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Ryan Mattheus rejoins the Nationals as Drew Storen gets hit with flu bug and roster move looms

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Ryan Mattheus was ecstatic to be back with the Washington Nationals on Friday morning as the team activated from a nearly 10-week stay on the disabled list with a broken right hand. Mattheus, who broke his hand punching a locker in San Diego in May, was added as the Nationals’ extra player for Friday’s scheduled double header against the Mets. 

“It was a long time off,” Mattheus said. “It’s tough to sit back and watch the games from that perspective, and it’s just great to know that I can go out there and contribute today. It’s an amazing feeling being back.”

Mattheus is expected to be available in both games of Friday’s doubleheader and his presence was made even more important with the news that Drew Storen was hit with the flu overnight. 

Manager Davey Johnson said Storen was “sequestered in the back,” and visiting with the team doctor on Friday morning. It was most likely that he’d be unavailable for the day or, as Johnson put it, “unless he has a dramatic recovery.”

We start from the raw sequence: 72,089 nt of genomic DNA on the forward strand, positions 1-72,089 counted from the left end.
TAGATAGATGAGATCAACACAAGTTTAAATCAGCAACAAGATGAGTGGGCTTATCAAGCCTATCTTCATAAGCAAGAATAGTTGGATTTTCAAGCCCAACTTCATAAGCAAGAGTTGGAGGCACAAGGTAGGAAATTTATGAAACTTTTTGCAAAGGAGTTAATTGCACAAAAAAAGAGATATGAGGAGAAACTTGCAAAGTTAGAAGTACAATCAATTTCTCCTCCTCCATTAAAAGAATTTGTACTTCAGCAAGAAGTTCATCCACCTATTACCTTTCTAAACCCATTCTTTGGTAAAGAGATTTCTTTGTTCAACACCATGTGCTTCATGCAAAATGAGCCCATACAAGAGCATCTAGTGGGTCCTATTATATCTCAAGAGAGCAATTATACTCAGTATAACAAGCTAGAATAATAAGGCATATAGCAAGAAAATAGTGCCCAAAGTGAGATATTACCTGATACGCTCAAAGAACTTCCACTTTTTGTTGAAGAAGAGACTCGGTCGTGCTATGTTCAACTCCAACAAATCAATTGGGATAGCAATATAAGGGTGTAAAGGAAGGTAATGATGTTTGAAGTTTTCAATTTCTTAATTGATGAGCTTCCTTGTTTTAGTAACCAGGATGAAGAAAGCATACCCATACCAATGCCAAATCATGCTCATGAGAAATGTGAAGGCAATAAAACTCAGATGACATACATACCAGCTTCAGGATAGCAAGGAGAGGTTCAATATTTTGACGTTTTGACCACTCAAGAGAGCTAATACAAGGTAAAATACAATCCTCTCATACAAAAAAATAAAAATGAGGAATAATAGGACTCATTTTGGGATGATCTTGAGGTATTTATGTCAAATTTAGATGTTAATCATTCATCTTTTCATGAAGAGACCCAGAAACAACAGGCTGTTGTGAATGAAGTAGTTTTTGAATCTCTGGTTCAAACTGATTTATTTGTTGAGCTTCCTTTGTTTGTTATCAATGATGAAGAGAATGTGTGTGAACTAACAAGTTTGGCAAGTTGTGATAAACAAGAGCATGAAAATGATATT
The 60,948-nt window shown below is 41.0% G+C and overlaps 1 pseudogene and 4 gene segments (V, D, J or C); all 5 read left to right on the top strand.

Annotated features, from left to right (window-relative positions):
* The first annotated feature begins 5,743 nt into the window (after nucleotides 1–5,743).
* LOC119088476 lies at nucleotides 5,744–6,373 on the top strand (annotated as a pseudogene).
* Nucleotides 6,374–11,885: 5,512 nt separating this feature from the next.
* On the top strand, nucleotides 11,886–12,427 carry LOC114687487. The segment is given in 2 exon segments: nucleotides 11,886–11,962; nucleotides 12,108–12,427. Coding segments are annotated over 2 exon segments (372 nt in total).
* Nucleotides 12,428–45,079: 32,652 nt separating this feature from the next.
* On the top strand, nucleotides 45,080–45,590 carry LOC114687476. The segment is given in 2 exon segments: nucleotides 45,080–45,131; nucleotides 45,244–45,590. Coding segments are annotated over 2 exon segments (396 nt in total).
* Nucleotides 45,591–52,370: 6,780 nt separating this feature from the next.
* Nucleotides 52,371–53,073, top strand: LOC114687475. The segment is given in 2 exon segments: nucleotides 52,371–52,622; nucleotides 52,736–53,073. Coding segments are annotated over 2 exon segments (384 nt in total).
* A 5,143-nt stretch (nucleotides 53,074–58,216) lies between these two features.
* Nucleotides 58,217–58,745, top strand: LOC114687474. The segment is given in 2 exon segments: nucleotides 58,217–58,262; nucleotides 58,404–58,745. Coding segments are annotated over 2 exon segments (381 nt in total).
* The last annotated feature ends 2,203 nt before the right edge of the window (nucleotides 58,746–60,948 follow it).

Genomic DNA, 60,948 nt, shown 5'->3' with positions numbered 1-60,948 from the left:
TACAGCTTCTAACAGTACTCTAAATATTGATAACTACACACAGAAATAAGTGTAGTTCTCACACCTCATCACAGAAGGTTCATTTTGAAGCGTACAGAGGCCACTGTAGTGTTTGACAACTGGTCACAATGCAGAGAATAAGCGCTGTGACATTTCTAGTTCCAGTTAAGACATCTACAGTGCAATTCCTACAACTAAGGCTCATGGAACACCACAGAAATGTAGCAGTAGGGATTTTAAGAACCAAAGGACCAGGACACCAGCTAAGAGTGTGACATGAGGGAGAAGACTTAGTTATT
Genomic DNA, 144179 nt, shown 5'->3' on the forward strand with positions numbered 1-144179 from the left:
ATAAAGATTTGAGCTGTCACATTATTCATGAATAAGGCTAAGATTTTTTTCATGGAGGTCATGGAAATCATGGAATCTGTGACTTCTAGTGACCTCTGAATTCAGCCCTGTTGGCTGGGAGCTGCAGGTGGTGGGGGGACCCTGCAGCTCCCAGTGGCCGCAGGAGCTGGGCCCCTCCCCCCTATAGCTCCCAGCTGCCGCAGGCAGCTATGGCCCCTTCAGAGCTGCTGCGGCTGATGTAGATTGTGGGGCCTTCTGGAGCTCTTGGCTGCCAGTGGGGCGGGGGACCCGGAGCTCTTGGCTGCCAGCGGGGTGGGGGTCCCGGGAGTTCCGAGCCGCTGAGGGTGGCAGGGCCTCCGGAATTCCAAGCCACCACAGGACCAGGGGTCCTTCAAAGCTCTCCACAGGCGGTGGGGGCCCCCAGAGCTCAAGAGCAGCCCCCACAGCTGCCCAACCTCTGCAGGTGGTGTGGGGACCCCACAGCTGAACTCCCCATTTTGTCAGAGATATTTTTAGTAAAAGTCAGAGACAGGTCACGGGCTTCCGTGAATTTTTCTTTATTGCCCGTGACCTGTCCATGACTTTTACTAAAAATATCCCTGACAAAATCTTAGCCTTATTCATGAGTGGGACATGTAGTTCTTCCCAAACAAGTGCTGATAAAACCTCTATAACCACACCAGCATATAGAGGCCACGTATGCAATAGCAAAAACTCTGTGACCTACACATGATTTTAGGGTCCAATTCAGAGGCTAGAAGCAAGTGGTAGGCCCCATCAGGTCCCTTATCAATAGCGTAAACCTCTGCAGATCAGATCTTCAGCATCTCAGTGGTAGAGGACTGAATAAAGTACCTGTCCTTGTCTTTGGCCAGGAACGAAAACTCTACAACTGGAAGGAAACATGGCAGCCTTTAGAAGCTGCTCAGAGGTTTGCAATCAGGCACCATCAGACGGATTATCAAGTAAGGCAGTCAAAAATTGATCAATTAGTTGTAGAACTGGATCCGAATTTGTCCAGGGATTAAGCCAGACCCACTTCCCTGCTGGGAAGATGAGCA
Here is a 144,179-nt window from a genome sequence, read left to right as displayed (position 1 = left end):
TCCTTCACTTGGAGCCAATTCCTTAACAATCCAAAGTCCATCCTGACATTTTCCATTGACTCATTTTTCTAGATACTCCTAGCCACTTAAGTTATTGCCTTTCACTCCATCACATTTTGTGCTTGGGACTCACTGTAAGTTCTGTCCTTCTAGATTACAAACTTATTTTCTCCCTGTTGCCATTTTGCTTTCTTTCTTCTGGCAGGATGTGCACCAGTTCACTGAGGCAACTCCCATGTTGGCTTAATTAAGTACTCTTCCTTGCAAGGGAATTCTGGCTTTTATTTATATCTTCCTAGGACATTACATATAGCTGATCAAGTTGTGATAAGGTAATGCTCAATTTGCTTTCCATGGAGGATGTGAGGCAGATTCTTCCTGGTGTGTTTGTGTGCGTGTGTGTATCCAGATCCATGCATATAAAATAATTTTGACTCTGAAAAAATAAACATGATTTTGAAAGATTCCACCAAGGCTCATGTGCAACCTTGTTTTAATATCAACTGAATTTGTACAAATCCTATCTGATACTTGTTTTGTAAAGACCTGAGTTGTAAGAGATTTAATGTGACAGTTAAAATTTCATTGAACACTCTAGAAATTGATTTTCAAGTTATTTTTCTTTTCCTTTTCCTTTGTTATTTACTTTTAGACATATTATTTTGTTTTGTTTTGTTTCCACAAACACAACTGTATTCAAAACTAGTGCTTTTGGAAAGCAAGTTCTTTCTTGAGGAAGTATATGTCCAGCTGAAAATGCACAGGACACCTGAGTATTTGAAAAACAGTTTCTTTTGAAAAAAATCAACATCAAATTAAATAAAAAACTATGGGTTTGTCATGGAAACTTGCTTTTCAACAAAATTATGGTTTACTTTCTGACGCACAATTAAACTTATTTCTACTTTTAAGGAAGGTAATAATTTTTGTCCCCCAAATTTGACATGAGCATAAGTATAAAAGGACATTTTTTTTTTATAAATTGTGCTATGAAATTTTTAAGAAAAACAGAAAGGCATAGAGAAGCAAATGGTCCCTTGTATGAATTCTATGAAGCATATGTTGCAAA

Mattheus’ rehab went seemingly without issue as he worked to build up his arm on a spring training-like throwing scheduled and pitched in six rehab games without incident. He threw two innings for Triple-A Syracuse on Tuesday. He said his velocity has been present throughout and he feels good about all of his pitches. 

How long the right-hander will stay with the major league team, however, was still unknown. Mattheus was added as the team’s 26th man for Friday but they will have to return to 25 by the end of the evening. 

The Nationals plans for Taylor Jordan, who will start on Sunday, and multiple other factors play into the team’s decision on how to handle the roster move.

Because Mattheus is the “extra man,” for Friday, it is likely the Nationals could option him after the game and then call him back up after Jordan’s start on Sunday without having to wait the requisite 10 days for non-injury recalls. 

Jordan would then go to the minor leagues and make shorter starts — to save innings — while Ross Ohlendorf would appear the likely candidate to move into the Nationals’ rotation. 

Mattheus didn’t spend much time worrying about his fate.

“I’ve sat out for a little over two months, so if it’s one day, I’ll be happy,” Mattheus said. “Obviously I want to be here, but those decisions are 100 percent out of my hands. I’ll be here as long as they want me to, I’m ready to contribute and I’m hungry, so I’m ready to get back out there.”

For a more detailed breakdown of the impending roster decisions the Nationals will have to make, and how Storen could play into them as well, we broke them down here on Thursday.

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About the Author
Amanda Comak

Amanda Comak

Amanda Comak covers the Washington Nationals and comes to The Washington Times from the Cape Cod Times and after stints with MLB.com and the Amsterdam (N.Y.) Recorder. A Massachusetts native and 2008 graduate of Boston University, Amanda can be reached at acomak@washingtontimes.com and you can follow her on Twitter @acomak.

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